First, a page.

For the few of you out of the loop, the question is, ‘did President Roosevelt have advanced knowledge of the Japanese attack on Pearl Harbor but do nothing about it so he could have an excuse to enter World War Two?’

There is no question that FDR was just itching to get America involved in the war against Hitler.  Unfortunately for him, the American public was decidedly against getting involved in the European conflict.  Prior to Pearl Harbor, 88% of the people wanted nothing to do with it, and 60% even thought getting into World War One had been a bad idea.  FDR needed a way to bring the country (and Congress) behind him so he could end American neutrality without a negative public backlash against him.  To this extent FDR pushed the envelope of isolationism, even going so far as to break international law by overtly sending munitions to England, trading warships for naval bases, etc.  However, Hitler refused to take the bait and declare war on America, so Roosevelt needed to try something else.  Given public opinion, almost all agreed that it would take a pretty strong incentive to change the public’s isolationist mind.  

Something like a devastating surprise attack on American soil, for instance.

It was common knowledge that Germany and Japan (and Italy) had signed The Tripartite Pact in September 1940, allying these nations together.  That alliance included pledges of mutual military support if one of those nations went to war with someone not already involved in current hostilities.  By terms of the Pact, if Japan declared war on America, for instance, Germany would have to do likewise.  The Allies intercepted and decoded numerous communiqués  between Tokyo and Berlin which repeatedly show the Japanese essentially asking “If we declare war on America, can we count on you to do likewise?” The German response, rather reluctantly it seems, was “yes.”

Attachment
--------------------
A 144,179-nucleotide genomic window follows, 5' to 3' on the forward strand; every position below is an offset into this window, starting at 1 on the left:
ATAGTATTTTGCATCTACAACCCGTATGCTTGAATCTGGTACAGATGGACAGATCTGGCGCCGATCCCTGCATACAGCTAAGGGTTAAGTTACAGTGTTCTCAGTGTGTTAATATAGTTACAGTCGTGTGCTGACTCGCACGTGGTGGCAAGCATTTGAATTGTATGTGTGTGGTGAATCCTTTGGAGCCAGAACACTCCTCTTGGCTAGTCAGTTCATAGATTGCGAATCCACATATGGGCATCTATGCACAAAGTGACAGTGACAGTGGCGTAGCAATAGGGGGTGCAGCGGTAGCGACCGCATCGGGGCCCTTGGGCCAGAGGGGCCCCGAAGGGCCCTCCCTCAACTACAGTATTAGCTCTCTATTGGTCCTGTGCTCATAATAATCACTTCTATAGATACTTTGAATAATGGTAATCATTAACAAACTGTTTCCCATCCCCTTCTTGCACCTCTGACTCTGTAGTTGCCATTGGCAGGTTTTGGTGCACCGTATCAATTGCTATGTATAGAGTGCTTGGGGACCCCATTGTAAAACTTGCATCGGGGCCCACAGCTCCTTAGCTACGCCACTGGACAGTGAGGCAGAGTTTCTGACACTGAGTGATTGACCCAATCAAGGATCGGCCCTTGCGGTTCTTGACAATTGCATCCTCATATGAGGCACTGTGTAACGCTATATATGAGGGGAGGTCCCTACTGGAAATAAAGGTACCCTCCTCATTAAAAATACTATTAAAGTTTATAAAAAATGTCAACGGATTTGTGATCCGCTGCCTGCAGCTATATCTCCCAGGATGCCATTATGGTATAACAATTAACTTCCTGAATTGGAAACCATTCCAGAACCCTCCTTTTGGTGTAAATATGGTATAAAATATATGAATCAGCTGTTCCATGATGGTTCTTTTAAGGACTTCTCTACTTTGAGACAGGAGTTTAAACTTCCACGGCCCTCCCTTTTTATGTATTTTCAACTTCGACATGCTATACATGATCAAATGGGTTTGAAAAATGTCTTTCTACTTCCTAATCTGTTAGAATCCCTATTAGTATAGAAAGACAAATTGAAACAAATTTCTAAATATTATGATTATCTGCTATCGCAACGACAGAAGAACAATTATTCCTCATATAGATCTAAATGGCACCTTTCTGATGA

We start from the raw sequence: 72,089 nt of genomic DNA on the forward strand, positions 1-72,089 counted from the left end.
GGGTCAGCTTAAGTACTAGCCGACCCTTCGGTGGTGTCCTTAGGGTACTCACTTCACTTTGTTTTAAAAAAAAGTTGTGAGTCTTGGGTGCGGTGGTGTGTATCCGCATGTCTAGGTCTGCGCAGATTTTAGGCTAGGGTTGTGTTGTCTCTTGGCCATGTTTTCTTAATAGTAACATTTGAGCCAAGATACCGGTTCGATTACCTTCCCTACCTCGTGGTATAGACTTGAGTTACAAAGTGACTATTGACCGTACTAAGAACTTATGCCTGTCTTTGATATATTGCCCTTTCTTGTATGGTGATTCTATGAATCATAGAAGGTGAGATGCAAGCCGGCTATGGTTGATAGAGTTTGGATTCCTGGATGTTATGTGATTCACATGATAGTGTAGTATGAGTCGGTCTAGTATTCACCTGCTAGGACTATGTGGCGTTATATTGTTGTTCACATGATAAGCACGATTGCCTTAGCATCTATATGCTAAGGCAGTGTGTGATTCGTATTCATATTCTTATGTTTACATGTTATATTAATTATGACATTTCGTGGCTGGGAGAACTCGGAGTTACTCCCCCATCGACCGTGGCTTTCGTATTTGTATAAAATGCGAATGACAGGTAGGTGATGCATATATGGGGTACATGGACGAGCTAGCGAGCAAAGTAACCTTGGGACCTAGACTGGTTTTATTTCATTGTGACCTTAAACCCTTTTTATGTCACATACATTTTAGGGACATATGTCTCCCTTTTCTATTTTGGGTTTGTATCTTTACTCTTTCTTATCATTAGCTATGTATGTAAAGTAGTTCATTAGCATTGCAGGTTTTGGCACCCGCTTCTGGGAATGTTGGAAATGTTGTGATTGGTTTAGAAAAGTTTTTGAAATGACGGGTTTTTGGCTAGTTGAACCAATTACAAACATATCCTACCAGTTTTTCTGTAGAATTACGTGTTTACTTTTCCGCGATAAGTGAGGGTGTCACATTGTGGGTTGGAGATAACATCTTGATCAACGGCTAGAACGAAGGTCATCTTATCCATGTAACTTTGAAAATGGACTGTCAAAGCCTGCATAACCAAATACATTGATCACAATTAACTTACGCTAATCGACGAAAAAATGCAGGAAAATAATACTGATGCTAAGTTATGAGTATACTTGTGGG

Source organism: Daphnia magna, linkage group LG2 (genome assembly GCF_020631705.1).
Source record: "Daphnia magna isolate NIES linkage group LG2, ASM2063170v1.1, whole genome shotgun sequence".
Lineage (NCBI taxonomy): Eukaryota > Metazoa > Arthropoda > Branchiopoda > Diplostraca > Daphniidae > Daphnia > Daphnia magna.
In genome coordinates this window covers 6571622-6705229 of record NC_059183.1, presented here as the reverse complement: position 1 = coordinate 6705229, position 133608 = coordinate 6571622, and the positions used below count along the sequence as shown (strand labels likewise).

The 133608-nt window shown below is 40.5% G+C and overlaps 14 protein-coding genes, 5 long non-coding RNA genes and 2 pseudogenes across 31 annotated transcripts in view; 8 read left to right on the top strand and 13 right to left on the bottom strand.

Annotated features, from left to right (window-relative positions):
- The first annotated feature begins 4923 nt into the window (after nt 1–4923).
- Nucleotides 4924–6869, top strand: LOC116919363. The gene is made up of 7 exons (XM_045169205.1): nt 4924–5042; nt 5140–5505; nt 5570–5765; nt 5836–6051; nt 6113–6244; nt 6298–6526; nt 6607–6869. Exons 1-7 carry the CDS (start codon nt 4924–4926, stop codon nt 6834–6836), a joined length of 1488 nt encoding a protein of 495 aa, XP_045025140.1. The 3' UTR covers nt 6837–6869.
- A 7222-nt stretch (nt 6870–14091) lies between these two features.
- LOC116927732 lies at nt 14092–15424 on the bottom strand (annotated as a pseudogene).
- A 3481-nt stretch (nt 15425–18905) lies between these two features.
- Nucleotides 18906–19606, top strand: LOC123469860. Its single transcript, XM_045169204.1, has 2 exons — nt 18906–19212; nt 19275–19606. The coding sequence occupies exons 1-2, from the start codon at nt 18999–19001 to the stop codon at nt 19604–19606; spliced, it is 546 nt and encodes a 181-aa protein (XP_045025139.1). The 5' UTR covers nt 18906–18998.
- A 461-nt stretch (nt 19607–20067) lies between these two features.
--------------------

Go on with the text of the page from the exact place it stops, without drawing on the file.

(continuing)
This was exactly the back door that Roosevelt needed.  It was just a matter of provoking Japan into drawing first blood, which would serve as FDR’s rallying point for involvement.  

On October 7th, 1940, Lt. Commander Arthur H. McCollum sent the Director of Naval Intelligence an eight-point plan specifically designed to antagonize and provoke the Japanese into instigating hostilities against the United States.  This included deploying American warships in Japanese territorial waters, a total embargo on Japan, and freezing all their Stateside assets.  FDR saw the report, and the very next day adopted all of the points in it as policy.

On November 25th, 1941, Secretary of War Henry Stimson met with President Roosevelt to discuss the Pacific situation.  In his diary, Stimson wrote of that meeting, “FDR stated that we were likely to be attacked perhaps as soon as next Monday....  The question was how we should maneuver them into the position of firing the first shot without too much danger to ourselves.  In spite of the risk involved, however, in letting the Japanese fire the first shot, we realized that in order to have the full support of the American people it was desirable to make sure that the Japanese be the ones to do this so that there should remain no doubt in anyone’s mind as to who were the aggressors.”

The commander at Pearl Harbor was Admiral Husband E. Kimmel, and in the months after Pearl Harbor he went on court martial trial for gross negligence (read: allowing the Japanese to catch the American fleet with its pants down.)  Kimmel was eventually exonerated, largely because it was found that he had been mysteriously left out of the loop of almost all intelligence concerning Japanese activities in the Pacific.  One must obviously ask, why would the head of the western fleet be kept in the dark with such bad juju brewing on the horizon?